Barony of Kalavryta

From Wikipedia, the free encyclopedia
Jump to navigation Jump to search
Barony of Kalavryta
Barony of the Principality of Achaea
Location of Kalavryta
Map of the Peloponnese with its principal locations during the late Middle Ages
Capital Kalavryta
38°2′N 22°7′E / 38.033°N 22.117°E / 38.033; 22.117Coordinates: 38°2′N 22°7′E / 38.033°N 22.117°E / 38.033; 22.117
Government Feudal lordship
Historical era Middle Ages
 •  Established 1209
 •  Byzantine reconquest 1270s

The Barony of Kalavryta was a medieval Frankish fiefdom of the Principality of Achaea, located in the Peloponnese peninsula in Greece, centred on the town of Kalavryta (Greek: Καλάβρυτα; French: La Colo[u]vrate).[1]


The Barony of Kalavryta was established ca. 1209, after the conquest of the Peloponnese by the Crusaders, and was one of the original twelve secular baronies within the Principality of Achaea. The Chronicle of the Morea mentions that the barony, centred on the mountain town of Kalavryta, comprised twelve knight's fiefs, with Otho of Durnay as the first baron.[2][3] In the 1260s, he was succeeded by Geoffrey of Durnay, who is attested as being active as late as 1289. In 1292, his son John is mentioned, but the family disappears thereafter.[4] By that time, the barony had already been lost to the Byzantine Greeks of Mystras. A Venetian document from 1278 seems to indicate that Kalavryta was under Greek control at the time. Antoine Bon suggests that it was captured during the early 1270s, when the Greek offensives broke through the Frankish defences in Arcadia, and not, as Karl Hopf suggests, in the first round of Greek offensives ca. 1264.[5] Geoffrey of Durnay is attested as holding the barony of "La Grite" after 1278, which, according to Bon, is to be identified with the vacant Barony of Gritzena, apparently given to the Durnays as compensation.[6]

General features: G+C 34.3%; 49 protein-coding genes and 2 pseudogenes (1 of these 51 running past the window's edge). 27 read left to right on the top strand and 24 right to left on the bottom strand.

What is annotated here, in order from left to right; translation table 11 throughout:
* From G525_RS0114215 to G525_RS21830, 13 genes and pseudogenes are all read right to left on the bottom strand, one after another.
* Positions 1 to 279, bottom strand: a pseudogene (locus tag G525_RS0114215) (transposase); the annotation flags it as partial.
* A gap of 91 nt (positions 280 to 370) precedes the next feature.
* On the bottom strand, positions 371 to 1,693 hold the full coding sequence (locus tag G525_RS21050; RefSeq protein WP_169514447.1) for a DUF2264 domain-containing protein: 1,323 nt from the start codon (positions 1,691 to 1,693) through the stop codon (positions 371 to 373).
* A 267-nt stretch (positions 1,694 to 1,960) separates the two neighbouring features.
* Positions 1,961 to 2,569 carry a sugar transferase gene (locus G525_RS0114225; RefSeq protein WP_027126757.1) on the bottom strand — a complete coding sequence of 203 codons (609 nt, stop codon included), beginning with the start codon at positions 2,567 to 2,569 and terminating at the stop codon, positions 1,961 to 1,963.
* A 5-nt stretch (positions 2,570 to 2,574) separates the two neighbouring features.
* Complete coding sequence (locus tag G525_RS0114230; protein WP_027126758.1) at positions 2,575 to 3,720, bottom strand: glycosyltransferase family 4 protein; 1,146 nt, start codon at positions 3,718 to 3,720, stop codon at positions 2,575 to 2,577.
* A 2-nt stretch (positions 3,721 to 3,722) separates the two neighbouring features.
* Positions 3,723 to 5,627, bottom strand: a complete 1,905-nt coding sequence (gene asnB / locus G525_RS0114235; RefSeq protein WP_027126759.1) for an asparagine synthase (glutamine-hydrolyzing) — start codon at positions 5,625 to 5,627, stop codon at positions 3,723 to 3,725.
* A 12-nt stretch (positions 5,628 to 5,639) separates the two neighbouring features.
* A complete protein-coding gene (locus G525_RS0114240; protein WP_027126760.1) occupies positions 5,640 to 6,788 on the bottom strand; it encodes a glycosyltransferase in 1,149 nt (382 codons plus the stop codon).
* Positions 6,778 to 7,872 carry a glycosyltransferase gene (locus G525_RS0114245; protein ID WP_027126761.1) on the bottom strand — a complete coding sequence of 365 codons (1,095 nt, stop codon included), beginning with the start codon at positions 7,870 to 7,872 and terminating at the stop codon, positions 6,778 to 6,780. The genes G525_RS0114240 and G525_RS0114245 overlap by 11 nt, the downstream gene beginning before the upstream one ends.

Very little is known of the barony's extent or internal history, except that the Premonstratensians had established themselves there.[7]


  1. ^ Bon (1969), p. 467
  2. ^ Miller (1921), pp. 71–72
  3. ^ Bon (1969), p. 467
  4. ^ Bon (1969), pp. 182, 467–468
  5. ^ Bon (1969), pp. 145–146, 468
  6. ^ Bon (1969), pp. 145–146, 420–421
  7. ^ Bon (1969), pp. 100, 469


  • Bon, Antoine (1969). La Morée franque. Recherches historiques, topographiques et archéologiques sur la principauté d’Achaïe (in French). Paris: De Boccard.
  • Miller, William (1921). Essays on the Latin Orient. Cambridge: Cambridge University Press.